The only free and comprehensive online etymological dictionary of the Spanish language
camisa f. (Noun) "shirt"
Very late 9th cent. Borrowed from Late Latin camisa 'id.,' from Latin camisia 'id.' Probably borrowed from a non-Indo-European language with cognates in Germanic.
Indo-European
Germanic
Old High German hemidi, Old English hemeþe
campar (Verb) "to stand out"
16th cent. From campo.
Indo-European
Romance
Asturian camín, Portuguese caminho, Galician camiño, Catalan camí, French chemin, Italian cammino
Probably derived from the military sense of campo "field," where one excels in the field of battle (compare campeón).
campeón (Noun) "champion"
Late 16th cent. borrowing from Italian campione 'id.,' itself borrowed from Late Latin campionem, accusative of campio "fighter." From Latin campus "field" (see campo).
campo m. (Noun) "countryside," "field"
10th cent. From Latin campus "field" but metaphorically a field (for an event like a battle or debate). A similar development occurs in English phrases like "playing field" or "battlefield." From Proto-Italic *kampo- 'field.' Of unknown origin, probably a substrate source.
The original sense in Latin of a treeless field is even better preserved in campa "empty field." Also the origin of myriad toponyms through Spain and the Spanish-speaking world. As a surname in Campo, Campos, del Campo, Cámpiz, it was given to families known for their homes in the countryside.
Indo-European
Romance
Asturian campu, Portuguese campo, Galician campo, Catalan camp, French champ, Italian camp, Aromanian cãmpu, Romanian câmp, Sardinian campu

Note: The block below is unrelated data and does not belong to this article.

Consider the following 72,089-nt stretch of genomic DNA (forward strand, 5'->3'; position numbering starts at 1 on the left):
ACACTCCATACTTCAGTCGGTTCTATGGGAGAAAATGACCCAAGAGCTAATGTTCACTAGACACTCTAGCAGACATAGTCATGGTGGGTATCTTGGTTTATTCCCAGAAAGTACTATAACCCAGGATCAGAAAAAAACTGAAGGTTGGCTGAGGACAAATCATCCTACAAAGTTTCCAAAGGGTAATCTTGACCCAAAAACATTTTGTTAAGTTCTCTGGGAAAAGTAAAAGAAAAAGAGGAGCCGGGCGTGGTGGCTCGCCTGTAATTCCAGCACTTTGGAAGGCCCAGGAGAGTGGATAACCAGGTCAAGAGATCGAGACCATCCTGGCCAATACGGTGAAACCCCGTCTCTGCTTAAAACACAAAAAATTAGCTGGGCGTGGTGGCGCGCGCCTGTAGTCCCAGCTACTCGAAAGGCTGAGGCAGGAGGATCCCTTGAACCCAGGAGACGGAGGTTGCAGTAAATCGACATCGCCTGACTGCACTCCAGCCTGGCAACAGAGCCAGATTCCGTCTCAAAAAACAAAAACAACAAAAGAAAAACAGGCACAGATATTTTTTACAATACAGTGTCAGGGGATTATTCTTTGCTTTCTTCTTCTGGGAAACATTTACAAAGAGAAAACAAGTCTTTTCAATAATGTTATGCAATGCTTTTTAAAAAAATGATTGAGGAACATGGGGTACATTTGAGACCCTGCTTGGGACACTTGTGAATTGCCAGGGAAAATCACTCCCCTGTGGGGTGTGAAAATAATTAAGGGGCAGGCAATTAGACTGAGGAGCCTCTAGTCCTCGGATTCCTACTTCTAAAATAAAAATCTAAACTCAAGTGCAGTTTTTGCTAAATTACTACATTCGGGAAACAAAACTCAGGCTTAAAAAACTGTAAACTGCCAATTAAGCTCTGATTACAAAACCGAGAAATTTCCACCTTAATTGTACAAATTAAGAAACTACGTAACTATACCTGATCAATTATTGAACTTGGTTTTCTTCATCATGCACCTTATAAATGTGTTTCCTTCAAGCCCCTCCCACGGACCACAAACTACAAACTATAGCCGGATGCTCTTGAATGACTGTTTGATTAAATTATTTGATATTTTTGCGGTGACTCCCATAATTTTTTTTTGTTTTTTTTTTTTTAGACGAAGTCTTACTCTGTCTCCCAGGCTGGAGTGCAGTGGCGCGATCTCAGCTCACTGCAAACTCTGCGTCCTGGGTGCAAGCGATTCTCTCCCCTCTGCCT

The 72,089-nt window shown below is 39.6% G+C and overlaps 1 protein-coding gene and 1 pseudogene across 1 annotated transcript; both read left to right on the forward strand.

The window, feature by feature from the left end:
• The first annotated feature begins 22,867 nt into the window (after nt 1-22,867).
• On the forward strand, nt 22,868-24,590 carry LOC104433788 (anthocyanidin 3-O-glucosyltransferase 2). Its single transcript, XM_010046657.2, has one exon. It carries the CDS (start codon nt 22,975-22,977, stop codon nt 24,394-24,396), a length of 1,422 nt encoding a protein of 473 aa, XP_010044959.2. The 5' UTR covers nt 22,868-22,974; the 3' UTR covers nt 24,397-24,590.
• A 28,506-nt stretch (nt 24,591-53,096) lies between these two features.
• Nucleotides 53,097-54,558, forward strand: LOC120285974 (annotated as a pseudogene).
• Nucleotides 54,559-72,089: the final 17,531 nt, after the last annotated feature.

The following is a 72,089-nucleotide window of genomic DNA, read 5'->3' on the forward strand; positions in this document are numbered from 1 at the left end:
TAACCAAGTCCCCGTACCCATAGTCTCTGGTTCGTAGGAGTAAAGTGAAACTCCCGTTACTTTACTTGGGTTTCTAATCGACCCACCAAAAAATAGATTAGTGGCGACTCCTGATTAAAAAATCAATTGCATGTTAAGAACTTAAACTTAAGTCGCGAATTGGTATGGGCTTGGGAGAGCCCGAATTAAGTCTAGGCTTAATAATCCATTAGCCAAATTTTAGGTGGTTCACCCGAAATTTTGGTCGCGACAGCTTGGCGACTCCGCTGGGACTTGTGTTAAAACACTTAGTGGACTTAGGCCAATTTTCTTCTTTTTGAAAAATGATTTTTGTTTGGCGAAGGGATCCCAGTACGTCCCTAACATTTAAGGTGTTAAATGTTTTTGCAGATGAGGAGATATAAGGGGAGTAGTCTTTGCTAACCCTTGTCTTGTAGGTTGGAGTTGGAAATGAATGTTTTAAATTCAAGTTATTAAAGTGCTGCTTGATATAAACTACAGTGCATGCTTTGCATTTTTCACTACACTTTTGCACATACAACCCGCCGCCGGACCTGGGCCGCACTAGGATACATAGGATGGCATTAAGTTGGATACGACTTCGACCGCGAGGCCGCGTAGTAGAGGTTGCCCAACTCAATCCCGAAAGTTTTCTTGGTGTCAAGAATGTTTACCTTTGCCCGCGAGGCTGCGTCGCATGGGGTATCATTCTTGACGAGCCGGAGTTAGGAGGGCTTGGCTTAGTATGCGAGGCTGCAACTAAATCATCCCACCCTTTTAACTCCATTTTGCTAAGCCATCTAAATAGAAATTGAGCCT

Germanic
Gothic hamfs "mutilated," Old High German hamf "maimed," Old English hāf 'id.'
Balto-Slavic
Lithuanian kam̃pas "corner," kum̃pas "curved," Latvian kùmpt "to be bent," Slavic Old Church Slavonic kǫtъ "corner"
Hellenic
Ancient Greek καμπή (kampé) "bow"
Related to Spanish campeón as a champion fighter was the foremost on the field of battle.
canal m. (Noun) "channel;" "canal"
12th cent. From Latin canalis "pipe," "ditch." Probably from canna "reed," itself borrowed from Ancient Greek κάννα ‎(kánna) 'id.' Borrowed from Assyrian qanū 'id.' Ultimately borrowed from Sumerian gin 'id.'
Also the origin of the surname de la Canal.
canción f. (Noun) "song"
13th cent. From Latin cantionem, accusative of cantio 'id.' From cantare "to sing" (see cantar).
Indo-European
Romance
Asturian canción, Portuguese canção, Galician canción, Catalan cançó, French chanson, Italian canzone, Sardinian cancione
candela (1) f. (Noun) "candlestick"
12th cent. From Latin candela 'id.,' from the verb candere "to shine." From Proto-Italic *kand-ē- 'id.' From Proto-Indo-European *kn̥d-ro- "shining," from the root *(s)kend- "to shine," which gives us -cendere (cf. -cender in encender).
Indo-European
Romance
Asturian candela, Portuguese candeia, Galician candea, Catalan candela, French chandelle, Italian candela
Celtic
Welsh cann "brilliant," Old Breton cant "hoary," Middle Breton cann "full moon"
Albanian
Gheg hanë "moon," Tosk hënë 'id.'
Hellenic
Ancient Greek κάνδαρος (kándaros) "coal"
Indo-Iranian
Sanskrit (ś)candrá- "bright," Young Avestan čaēčasta-, name of a mythical lake in Iran
candela (2) f. (Noun) "flower of a chestnut tree"
Of unknown origin. Listed by Roberts (2015) as from Proto-Celtic *kand- "ash-colored" without further comment.
Indo-European
Romance
Asturian candela "cornflower"
canoa f. (Noun) "canoe"
C. 1492. From Arawak kanoa 'id.' Canoa was the first New World word recorded in a Spanish dictionary, Nebrija's Spanish-Latin compilation (Dworkin 2012).
cansado (Adjective) "tired"
Late 15th cent. From the past participle of cansar.